When you write about fear, the most obvious research is inside your own skull.
I’ve long been fascinated by ethical questions of counseling, psychiatry, and any pharmaceutical attempts to shape and “improve” human behavior. But maybe “fascination” is too weak a word. Combined with the growing influence of government, it’s an easy leap to see how treatments designed for our own good can be manipulated toward a different goal.
When I began researching post-traumatic stress disorder a few years back, I discovered the President’s Council on Bioethics (name has since changed, in typical government fashion). The council had debated such issues and, while arriving at no single conclusion, it pointed out the slippery slope of changing people’s minds.
What if we had a drug that helped people forget trauma? That would relieve thousands of soldiers who suffer lingering effects from combat missions. It could help car accident victims, and victims of rape, and perhaps those plagued by memories of childhood abuse.
But bad memories are also useful. If we didn’t remember that touching a hot stove eye burned our fingers, we might soon have charred black stumps on the ends of our arms.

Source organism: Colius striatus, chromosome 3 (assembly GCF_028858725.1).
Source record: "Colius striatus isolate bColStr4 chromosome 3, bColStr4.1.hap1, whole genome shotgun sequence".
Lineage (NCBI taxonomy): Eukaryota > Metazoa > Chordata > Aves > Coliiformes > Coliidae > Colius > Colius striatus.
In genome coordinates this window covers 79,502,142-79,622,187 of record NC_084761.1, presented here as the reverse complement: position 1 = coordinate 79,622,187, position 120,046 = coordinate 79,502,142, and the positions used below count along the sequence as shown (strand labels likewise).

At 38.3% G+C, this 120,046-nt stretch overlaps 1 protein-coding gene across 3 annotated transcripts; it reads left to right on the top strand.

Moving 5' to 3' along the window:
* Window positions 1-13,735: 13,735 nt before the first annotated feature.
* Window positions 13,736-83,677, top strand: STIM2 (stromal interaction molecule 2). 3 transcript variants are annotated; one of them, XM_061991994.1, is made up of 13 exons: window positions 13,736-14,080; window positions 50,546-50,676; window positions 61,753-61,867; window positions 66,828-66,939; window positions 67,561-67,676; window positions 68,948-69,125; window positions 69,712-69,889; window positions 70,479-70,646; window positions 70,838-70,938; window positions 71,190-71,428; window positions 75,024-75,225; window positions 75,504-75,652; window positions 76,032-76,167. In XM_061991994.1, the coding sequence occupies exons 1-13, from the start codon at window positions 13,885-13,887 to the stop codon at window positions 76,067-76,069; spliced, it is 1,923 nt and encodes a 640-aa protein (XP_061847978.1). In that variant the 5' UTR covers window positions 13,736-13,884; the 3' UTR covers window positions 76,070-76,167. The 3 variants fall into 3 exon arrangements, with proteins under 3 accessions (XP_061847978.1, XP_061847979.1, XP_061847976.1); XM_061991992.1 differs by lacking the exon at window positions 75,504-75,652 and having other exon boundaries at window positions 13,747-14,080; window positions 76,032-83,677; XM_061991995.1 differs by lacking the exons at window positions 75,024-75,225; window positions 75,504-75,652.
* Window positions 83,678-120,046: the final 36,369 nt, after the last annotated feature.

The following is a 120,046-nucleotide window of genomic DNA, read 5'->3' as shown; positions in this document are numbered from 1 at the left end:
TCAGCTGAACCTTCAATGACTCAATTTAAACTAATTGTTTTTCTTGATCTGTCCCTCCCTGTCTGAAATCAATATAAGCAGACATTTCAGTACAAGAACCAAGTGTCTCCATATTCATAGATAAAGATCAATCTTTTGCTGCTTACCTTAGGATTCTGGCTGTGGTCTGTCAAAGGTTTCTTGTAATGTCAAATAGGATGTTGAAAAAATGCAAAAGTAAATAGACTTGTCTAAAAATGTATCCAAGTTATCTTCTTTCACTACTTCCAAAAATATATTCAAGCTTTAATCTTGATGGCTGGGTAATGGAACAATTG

And what about losing “good memories” in order to take away “bad memories”? What is our past but the sum of memories?
All those issues are hairy enough, but then suppose it is outside agencies making those decisions? Trusting a medical professional is risky enough, but what if that is extended to a pharmaceutical company’s best interest? What if the best interest is a profit motive? What if it’s a larger effort by a government or ideological movement?
That scares me to death. So I rolled that paranoia into the thriller LIQUID FEAR, where survivors of a secret clinical trial testing a fear-response drug discover the experiment never ended. The sequel, CHRONIC FEAR, explores the meaning of identity and personal responsibility, as well as the spiritual aspects of identity.
Scott Nicholson is the international bestselling author of more than 20 books, including THE RED CHURCH, SPEED DATING WITH THE DEAD, and DISINTEGRATION. He’s also written six screenplays, three children’s books, and 70 short stories. LIQUID FEAR and CHRONIC FEAR are published by Amazon’s Thomas & Mercer imprint. The third book, SECRET FEAR, will appear in 2012.
To learn more about Scott, please visit his website.